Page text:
Caroline: Yeah and a lot of what you’ve detailed there and discussed I mean that is part of the Sláintecare plan as well you know delivering care that you know the first point of contact and you know alleviating that need in acute care and bring it back into the community and providing more of those services closer to peoples’ home.

Diarmuid: Absolutely, absolutely, so I think I Sláintecare is a very positive development for Irish healthcare in terms of outlining direction of travel that just makes sense, that is consistent with international norms. It’s obviously a very slow moving machine because so much needs to be done in order to be able to bring it about. But it is you know it gives the sort of clarity I think that’s needed and it gives the stability that’s needed as well in terms of investors making long-term decisions if they know that look this is the cross party support in terms of where we need to go, we need to focus on you know community medicine, we need to focus on and moving away from all activity being undertaken in the acute system, we need to invest in local services. They’re all positive, very positive developments. So I think it needs to move faster, I think it’s difficult to move an entire health system quickly, you know many people would comment that it isn’t moving fast enough and we can’t see the results yet, I think there’s so much involved that it is going to take time and I don’t think we’re going to see a material change in terms of the hospital system anytime soon. Obviously one of the subsets of Sláintecare is removing private practice from public hospitals, I think that’s the right decision but it’s going to take a lot of time before that that actually can be brought about where the consultant contract status is sufficient in order to be able to bring it but there’s also an amount of private activity that is difficult to move and will naturally stay in the public hospital particularly if it enters through A&E departments or maternity or otherwise. But in overall terms I think it’s positive and there is a real need for investment in community services across all areas we haven’t talked about complex care or mental health services or otherwise but I mean I think there’s so many areas that require the development of services and investment is a critical component in that and when you look at what has been the issues from an Irish healthcare perspective over the last 10 years just lack of investment and lack of funding being available has been one of the key. It’s not that people have not recognised the need it’s not the demand isn’t there, there is relentless demand from patients for these sorts of services but the you know the funding has not been available on a sustainable basis in order to be able to bring it about and that’s essentially. We continue to be under funded and we need obviously the commitment from government to ensure that it is providing the capital to fund that but also we need to be able to attract international funding in order to bring about that change that needs to happen.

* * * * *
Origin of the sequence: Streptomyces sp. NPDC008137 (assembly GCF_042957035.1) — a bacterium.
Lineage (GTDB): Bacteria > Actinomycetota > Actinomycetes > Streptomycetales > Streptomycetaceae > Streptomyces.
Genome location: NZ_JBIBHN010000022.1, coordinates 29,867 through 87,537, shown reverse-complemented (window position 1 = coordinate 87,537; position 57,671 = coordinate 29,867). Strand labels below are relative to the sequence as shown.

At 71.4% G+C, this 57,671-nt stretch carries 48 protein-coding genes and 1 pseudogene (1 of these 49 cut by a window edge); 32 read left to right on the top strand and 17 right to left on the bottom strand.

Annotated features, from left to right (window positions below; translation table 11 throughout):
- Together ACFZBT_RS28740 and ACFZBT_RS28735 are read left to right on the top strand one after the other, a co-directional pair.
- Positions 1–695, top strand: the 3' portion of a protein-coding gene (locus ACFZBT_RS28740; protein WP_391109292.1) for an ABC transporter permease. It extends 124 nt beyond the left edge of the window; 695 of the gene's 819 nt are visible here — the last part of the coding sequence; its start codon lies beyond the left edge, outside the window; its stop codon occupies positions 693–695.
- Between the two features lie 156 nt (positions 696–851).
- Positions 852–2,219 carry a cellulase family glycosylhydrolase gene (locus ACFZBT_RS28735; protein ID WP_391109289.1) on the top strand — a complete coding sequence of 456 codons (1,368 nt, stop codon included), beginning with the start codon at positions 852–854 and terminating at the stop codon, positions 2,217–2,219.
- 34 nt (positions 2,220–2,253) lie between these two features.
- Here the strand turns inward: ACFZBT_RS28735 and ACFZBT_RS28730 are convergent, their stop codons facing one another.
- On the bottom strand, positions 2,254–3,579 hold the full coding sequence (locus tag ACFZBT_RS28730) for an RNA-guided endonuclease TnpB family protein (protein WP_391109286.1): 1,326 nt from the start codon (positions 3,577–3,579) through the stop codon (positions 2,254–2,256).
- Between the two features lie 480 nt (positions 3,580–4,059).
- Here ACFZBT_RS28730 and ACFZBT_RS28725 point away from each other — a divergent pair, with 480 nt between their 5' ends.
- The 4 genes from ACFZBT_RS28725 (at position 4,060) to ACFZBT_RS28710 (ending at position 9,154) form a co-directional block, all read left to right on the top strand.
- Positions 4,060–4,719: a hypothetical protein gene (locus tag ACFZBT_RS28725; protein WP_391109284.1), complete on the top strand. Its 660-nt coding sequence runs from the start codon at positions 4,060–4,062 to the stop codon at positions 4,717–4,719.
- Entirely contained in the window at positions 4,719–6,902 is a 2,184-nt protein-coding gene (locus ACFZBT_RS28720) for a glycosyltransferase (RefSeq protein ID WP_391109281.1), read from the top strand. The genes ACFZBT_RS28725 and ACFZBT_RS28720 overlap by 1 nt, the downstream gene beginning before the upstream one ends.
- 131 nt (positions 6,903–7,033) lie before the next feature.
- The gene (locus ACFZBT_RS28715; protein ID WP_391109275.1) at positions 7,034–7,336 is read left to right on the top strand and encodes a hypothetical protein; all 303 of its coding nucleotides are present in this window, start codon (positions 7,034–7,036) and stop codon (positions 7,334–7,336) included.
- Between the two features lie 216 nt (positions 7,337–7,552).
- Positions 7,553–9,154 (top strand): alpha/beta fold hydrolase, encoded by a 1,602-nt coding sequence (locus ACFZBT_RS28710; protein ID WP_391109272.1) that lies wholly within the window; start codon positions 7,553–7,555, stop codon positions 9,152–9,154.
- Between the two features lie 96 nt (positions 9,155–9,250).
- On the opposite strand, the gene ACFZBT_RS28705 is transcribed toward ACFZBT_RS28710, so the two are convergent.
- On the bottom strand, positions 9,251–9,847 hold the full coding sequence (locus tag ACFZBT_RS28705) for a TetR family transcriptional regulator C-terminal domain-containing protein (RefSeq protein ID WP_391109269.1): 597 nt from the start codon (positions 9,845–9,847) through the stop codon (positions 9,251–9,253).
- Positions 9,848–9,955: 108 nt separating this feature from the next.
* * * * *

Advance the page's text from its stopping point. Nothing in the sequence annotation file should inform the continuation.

Caroline: It’s a very interesting area, it’s an area that’s you know there’s still a lot of growth available there, it certainly seems like an area that can assist Irish healthcare and grow it and develop it and bring new innovation to it. Just to wrap up Diarmuid, how do you see the future of international investment in health care? I suppose in Ireland but even if you have any insights in terms of what’s happening globally as well and what you see happening into the future?

Diarmuid: Sure so I think I think from a global perspective I think the social responsibility mandate that’s there means that there will be more and more capital available for health care in its widest possible definition and I think it will become more and more normal that health care is on is on the agenda. Investment in essential services will continue to become absolutely critical. I think investors recognise that there is key downside protections in that as well and that you know the healthcare sector is generally seen as a resilient sector to economic twists and turns. Not immune but certainly resilient. And as they’re seeking investment I think it it’s growing importance to have it in the portfolio. And I think we’re probably going to see and we’ve seen this already internationally I think it’s going to start to become more prevalent in Ireland is greater focus on complex care and areas of complexity that maybe have been relatively untouched by up to now so areas such as children services, areas such as complex care in the home, mental health services, you know I think as investors become more confident about investing in health care on the performance has been as good, I think they’ll start to move into more complex areas and areas of higher acuity and I think that’s something we’re going to see in Ireland as a result as well.

Caroline: Diarmuid thank you so much for providing that very interesting overview on international investment in Irish healthcare and thanks for joining us today.

Diarmuid: Thanks very much Caroline, thank you.